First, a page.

Saturday, 8 October 2011

Databases and file formats

The database is the core of Synapse, allowing it to save and load data, undo and redo, and generate user interfaces automatically from user defined nodes. Synapse 1 used an XML file format, and used a database system written specifically for Synapse (called Alter), this system was written quite quickly in order to get Synapse going, and had some relatively major flaws.

With more time to write Synapse 2 the database system has been rewritten to give several key improvements:

Smaller Components
Alter has now been split into several core libraries, initially it was an application framework with a database built in, now Alter is only an application framework. The database component initially built into Alter is now Shift, with a sub component of Graphics related data types.

The entire source for Alter is only a few files, all it really does is load some plugins. Its quite neat, but is also one of the areas I think needs a bit more work before its finished. However, it completes its purpose for now of providing a base for all the other components to work from.

Synapse 1 was bad at handling itself when loading large files, especially when creating and deleting a lot of data. We are now supporting a range of file formats, aiming for much improved speed and readability, all faster than the original XML format. The main format planned for use is currently not finalised, but will most likely be JSON.

Synapse 1 was based heavily on Qt's data types, and while we still rely on Qt at the core of Shift for string types and containers, data types are now stripped away from Qt, are much more efficient and flexible too.

The basic data type in Shift is the property (called an attribute in Alter 1), we then build on these properties by adding more functionality in derived classes until we have an Entity, similar to Alter 1, an Entity holds a bunch of properties/attributes and can also have child Entities. This flexibility to store anything in a property, including other properties makes Shift much more powerful than the previous version of Synapse.

Properties are exposed at a low level to the script system (currently built around Qt's javascript system). Creating editing and displaying these entities should be really simple and quick in the built in script editor. You can even define your own scripted Property types inside shift through script, for example you could add your own Number type, if you felt like that. This core support for your own types will later support defining your own types of Synapse node through exactly the same API.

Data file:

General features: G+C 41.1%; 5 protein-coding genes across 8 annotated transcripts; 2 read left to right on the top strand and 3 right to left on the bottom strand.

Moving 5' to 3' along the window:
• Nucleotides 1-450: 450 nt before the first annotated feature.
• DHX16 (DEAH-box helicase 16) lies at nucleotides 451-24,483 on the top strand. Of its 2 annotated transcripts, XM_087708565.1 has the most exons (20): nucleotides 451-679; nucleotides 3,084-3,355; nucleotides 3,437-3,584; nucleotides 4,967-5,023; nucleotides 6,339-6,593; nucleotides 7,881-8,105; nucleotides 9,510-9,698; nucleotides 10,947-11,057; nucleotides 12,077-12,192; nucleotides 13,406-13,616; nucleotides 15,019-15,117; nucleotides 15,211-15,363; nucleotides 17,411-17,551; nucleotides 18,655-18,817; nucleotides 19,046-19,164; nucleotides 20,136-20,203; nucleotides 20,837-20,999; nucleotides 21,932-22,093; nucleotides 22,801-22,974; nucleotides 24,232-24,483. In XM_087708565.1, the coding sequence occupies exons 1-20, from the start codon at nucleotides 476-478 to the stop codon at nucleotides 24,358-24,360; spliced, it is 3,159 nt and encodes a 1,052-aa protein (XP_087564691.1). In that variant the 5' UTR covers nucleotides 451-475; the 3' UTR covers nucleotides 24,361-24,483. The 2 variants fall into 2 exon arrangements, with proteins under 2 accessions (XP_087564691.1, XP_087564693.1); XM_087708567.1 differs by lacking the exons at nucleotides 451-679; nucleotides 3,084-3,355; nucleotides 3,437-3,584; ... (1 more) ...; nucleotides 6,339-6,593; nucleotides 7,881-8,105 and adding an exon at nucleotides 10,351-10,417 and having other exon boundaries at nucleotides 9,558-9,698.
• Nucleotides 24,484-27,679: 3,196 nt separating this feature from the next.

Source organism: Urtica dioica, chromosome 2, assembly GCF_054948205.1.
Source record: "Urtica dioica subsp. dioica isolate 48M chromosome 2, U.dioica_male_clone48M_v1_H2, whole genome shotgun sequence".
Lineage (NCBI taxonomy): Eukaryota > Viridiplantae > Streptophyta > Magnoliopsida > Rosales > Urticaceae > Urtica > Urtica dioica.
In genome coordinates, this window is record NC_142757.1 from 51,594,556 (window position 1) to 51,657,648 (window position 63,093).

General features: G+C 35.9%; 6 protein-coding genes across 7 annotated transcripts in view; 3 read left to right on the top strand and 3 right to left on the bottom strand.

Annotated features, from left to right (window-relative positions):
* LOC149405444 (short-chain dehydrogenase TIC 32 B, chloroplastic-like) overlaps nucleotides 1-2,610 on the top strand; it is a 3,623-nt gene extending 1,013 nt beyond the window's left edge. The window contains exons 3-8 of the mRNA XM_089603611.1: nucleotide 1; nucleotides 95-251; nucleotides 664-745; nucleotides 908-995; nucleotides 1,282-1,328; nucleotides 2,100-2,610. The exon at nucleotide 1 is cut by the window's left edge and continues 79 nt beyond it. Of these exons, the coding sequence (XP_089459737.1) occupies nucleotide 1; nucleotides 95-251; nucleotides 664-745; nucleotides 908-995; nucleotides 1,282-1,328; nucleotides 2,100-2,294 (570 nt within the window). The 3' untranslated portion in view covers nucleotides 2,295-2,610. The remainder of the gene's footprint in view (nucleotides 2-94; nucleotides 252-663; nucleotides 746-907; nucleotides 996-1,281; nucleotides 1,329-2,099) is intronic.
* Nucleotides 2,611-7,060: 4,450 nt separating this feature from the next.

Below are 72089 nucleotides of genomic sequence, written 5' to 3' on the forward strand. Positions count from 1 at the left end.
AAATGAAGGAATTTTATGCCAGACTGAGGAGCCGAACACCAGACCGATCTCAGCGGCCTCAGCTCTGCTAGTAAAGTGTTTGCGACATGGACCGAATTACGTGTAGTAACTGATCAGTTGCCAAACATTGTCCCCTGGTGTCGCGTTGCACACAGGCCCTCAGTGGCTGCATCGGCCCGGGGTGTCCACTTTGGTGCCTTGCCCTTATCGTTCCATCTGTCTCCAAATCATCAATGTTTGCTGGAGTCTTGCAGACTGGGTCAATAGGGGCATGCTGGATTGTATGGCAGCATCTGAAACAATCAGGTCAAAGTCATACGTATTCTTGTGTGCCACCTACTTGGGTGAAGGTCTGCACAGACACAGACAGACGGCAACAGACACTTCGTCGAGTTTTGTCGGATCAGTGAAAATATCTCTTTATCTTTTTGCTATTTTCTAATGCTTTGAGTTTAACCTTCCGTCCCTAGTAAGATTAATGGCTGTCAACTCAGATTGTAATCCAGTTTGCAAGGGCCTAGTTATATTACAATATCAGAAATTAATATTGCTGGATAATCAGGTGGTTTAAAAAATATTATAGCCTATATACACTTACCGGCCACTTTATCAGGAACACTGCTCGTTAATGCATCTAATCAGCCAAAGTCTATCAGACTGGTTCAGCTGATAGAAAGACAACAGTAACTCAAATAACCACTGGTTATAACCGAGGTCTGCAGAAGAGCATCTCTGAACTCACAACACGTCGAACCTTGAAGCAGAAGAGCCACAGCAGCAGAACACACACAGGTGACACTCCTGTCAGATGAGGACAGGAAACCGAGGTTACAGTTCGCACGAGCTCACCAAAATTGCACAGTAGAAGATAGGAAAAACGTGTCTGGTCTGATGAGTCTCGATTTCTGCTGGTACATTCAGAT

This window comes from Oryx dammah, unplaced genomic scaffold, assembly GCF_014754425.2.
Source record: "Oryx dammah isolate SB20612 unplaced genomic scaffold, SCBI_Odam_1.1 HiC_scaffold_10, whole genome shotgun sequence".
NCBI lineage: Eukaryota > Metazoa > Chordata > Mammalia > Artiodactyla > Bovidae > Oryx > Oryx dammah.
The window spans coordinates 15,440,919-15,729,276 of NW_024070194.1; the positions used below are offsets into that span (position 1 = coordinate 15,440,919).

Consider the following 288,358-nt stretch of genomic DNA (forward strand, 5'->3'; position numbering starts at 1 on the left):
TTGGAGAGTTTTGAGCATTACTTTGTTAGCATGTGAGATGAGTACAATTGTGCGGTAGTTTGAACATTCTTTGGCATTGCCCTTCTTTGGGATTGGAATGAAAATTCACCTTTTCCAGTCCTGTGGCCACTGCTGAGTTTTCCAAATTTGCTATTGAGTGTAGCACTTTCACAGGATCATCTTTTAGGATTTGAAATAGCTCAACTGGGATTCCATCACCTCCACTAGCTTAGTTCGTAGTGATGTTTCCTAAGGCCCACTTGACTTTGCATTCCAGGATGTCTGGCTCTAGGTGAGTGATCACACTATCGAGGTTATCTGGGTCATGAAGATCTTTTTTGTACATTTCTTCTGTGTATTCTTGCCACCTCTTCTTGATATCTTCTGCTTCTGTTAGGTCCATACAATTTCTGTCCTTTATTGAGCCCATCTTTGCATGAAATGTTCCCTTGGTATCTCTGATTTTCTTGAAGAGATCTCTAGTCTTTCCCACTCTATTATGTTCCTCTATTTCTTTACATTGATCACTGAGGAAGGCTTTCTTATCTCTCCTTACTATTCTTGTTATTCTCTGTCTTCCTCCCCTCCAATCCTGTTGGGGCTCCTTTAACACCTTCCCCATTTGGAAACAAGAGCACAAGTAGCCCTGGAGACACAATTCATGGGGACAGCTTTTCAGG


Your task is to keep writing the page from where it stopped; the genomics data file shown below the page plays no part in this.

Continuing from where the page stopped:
Document Structure
The latest work going on for Synapse 2 is the Part and Document interfaces, a document is any file you may have open in Alter, so for example, you could open a Synapse composite, that is a document. You could also open a Synapse Node, and edit its contents, that is a Document too. Saving the node document will (in theory) automatically edit and replace any nodes in any document you've used it in. automatically. The node document is also a Part, as it has defined inputs and outputs, and is conceptually a reusable piece of node structure.

So, thats a quick summary of how everything might work in Synapse 2, its obviously not doing much right now, but very soon the Document work will come down to the development branch, and the work on the document editors can start.


  1. What are the main features for Synapse?
    Does it handle Raster, Vector, 3D graphics?
    Audio? Video?

  2. may I answer:

    It handles raster, and svg from what I can see. Video is supported through image sequences.

    It features numerous types of nodes, which are pretty standard in all compositing applications. You can group nodes, and add pieces of code / alter the nodes code inside the UI. The UI approach is quite interesting, and it seems to work quite ok on linux 64bit.

    see for the tutorial videos of synapse1.

    for synapse2, I don't know really.. too less info rmation .Hey devs, the core structure concept is nice to know, but people seem to want to know the goal of this project, should it be something which is really useable for being creative? whats the internal quality of processing (e.g ramen works with exr files..) etc..